The Covid-19 pandemic has shuttered businesses at an unprecedented pace and scale, but a culture of innovation and resilience has allowed Roxas and Company Inc. (RCI) to weather the health crisis and inch closer toward recovery.
“Covid-19 is and continues to be a human tragedy. It tested our resilience and brought out the creativity across teams,” said Edgar P. Arcos, RCI Chief Financial Officer (CFO).
To say that 2020 was a difficult year would be an understatement, Arcos said, as revenues declined by 36 percent year-on-year on the back of the pandemic and the Taal Volcano eruption that impacted on the operations on its hotels and real estate units.
But the first order of the day was to protect RCI’s people and partners, he said.
“Our first learning was how to prioritize people, customers, suppliers and business partners, and shareholders in that order. Moving resources to address the urgent requirements of our employees ensured that we secured their health and wellness,” Arcos said.
RCI ‘s full year loss in 2020 stood at P1.15 billion primarily due to the lockdowns that led to the temporary closure of Anya Resort Tagaytay and Go Hotels in Manila as well as the Roxas Sigma Agriventures Inc. (RSAI) coconut processing plant in Tupi, South Cotabato and its equity stake in RHI.
Anya, however, was able to recover in the last quarter of 2020 and ended the year “strong” as guests from Metro Manila patronized its luxury rooms and food outlets, Arcos said.
Go Hotels, he said, made a quick pivot as quarantine facilities for returning overseas Filipino workers starting in mid-April last year, with occupancy levels recovering up to 50-70 percent for the rest of 2020.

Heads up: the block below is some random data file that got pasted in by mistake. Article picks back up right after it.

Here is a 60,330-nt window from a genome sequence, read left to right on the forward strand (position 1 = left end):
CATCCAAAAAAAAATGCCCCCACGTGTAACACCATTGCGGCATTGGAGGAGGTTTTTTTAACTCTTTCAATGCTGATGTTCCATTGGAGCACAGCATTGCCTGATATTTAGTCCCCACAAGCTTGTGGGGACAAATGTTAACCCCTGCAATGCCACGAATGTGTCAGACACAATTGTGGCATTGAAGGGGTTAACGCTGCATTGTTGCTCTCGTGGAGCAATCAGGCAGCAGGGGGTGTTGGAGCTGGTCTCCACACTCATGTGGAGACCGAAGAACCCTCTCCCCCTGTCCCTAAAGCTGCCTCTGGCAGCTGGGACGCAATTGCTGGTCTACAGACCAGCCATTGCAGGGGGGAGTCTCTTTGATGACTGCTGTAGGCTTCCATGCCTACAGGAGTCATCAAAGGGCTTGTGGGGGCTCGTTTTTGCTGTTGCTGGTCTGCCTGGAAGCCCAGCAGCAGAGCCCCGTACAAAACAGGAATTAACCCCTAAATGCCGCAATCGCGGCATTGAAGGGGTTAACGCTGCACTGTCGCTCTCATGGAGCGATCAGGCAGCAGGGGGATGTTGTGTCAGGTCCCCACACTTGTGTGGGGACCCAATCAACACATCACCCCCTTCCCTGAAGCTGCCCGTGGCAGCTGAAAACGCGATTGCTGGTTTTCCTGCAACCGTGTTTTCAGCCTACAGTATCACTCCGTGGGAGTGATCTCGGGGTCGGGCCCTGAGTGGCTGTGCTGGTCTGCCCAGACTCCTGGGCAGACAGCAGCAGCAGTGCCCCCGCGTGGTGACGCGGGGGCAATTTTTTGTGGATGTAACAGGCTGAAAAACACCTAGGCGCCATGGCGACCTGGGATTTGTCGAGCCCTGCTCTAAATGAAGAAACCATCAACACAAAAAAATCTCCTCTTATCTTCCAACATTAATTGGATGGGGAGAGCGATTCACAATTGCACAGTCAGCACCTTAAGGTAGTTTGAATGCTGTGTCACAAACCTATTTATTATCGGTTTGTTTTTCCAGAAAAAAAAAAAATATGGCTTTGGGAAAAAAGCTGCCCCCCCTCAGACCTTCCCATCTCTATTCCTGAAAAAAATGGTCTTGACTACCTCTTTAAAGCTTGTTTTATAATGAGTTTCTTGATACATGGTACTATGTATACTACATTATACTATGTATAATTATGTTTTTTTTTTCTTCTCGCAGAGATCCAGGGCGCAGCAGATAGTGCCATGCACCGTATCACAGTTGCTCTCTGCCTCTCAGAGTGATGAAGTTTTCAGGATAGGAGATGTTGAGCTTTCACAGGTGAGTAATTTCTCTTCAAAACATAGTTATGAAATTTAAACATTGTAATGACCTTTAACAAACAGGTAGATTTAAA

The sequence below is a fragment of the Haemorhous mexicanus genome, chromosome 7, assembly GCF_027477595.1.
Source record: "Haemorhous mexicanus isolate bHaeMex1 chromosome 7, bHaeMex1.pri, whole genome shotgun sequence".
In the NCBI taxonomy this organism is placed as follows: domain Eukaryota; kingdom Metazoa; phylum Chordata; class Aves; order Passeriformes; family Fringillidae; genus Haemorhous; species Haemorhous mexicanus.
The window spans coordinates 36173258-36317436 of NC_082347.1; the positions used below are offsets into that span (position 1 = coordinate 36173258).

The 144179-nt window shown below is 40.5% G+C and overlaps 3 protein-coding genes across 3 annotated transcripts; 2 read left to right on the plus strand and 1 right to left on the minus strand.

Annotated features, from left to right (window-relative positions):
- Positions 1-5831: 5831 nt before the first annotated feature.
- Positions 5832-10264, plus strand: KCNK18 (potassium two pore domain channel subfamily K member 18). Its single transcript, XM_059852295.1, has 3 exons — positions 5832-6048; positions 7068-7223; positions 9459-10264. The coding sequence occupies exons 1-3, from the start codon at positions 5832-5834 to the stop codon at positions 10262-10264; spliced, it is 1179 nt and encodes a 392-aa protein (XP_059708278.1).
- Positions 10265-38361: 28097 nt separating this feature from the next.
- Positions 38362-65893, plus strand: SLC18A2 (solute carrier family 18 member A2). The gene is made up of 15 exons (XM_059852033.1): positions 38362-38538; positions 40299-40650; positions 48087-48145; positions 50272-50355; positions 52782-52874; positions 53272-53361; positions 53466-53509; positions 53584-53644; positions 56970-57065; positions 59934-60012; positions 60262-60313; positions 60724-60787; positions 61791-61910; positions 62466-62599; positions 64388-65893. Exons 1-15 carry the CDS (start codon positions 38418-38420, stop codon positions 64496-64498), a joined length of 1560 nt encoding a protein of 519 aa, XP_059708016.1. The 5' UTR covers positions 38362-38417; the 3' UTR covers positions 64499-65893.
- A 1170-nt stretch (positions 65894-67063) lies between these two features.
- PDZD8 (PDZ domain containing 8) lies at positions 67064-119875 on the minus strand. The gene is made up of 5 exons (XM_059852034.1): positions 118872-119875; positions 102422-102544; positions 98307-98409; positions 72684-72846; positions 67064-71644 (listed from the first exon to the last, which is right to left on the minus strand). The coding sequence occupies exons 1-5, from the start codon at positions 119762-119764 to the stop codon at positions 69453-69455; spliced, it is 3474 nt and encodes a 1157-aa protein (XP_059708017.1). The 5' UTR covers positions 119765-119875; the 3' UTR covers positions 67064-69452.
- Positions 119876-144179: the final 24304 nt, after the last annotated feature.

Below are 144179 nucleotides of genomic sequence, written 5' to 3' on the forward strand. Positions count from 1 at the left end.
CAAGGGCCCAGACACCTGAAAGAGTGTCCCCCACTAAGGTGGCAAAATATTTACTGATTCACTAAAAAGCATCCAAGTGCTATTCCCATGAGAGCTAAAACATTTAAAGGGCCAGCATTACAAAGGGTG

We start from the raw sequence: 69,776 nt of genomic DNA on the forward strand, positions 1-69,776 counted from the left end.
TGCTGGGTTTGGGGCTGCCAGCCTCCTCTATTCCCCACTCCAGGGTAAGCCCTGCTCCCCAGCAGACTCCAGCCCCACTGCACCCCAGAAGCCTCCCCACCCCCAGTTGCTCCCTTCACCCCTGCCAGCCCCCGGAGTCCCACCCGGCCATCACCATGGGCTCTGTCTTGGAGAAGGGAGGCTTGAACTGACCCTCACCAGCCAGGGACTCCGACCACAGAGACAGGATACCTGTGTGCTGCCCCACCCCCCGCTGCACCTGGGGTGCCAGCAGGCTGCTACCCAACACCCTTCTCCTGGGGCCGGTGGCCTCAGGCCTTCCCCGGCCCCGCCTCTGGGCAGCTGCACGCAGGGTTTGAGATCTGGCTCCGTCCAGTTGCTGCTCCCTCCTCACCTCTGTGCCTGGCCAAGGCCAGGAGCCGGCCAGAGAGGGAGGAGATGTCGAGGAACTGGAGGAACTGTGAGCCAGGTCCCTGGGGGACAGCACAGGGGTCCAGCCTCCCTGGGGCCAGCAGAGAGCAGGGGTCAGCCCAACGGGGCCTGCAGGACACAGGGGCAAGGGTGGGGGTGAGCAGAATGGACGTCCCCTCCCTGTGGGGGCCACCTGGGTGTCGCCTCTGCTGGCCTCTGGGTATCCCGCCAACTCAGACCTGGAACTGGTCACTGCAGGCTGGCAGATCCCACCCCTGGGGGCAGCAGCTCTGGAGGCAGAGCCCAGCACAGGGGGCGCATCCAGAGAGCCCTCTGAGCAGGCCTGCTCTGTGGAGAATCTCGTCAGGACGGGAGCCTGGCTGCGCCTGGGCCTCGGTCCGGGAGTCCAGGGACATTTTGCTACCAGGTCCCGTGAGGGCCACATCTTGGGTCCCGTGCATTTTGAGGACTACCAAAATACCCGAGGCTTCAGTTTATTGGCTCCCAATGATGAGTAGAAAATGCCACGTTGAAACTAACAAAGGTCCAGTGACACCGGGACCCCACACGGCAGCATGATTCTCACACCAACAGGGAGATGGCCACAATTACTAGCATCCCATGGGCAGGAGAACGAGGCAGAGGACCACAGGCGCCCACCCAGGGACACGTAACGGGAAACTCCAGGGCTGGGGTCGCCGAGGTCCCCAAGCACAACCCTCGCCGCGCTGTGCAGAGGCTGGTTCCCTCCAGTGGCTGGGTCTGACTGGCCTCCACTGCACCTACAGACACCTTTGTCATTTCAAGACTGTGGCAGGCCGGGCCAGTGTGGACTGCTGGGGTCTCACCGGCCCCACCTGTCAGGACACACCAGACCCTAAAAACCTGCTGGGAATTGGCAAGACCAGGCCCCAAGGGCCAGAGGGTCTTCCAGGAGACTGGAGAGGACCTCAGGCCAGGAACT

While the coconut manufacturing plant was not spared from the impact of Covid-19 as social distancing and community lockdowns affected worker movement and plant manpower capacity, Arcos said the facility revisited process flows to maintain output efficiencies.
RCI’s real estate unit, Arcos said, consolidated its asset portfolio and continued to work with developers and joint venture partners to prepare for the rebound this year.
He said RCI also restructured some P2.6 billion of debt and availed of concessions under Bayanihan 1 and 2 to generate additional cash flows and sustain businesses during the recession and extended Covid-19 period.
“We are cautiously optimistic of recovery in 2021. The imposition of further restrictions in late March to April 2021 was proof of the unpredictability of the recovery and derailed the momentum we built in the last quarter of last year and the first quarter of this year,” Arcos said.
Across the group, revenues from January to March this year stood at P535 million, six times higher than the same period last year, mainly due to raw land sales and the recovery of hotel and coconut product sales.
“The country’s vaccination progress will be a key enabler in the return of consumer confidence and eventually spending and investment. The pace of the transition is unclear so we’ve planned scenarios for a swift or slow recovery. We are gearing for a turn-around but are preparing contingencies for further disruptions,” Arcos said.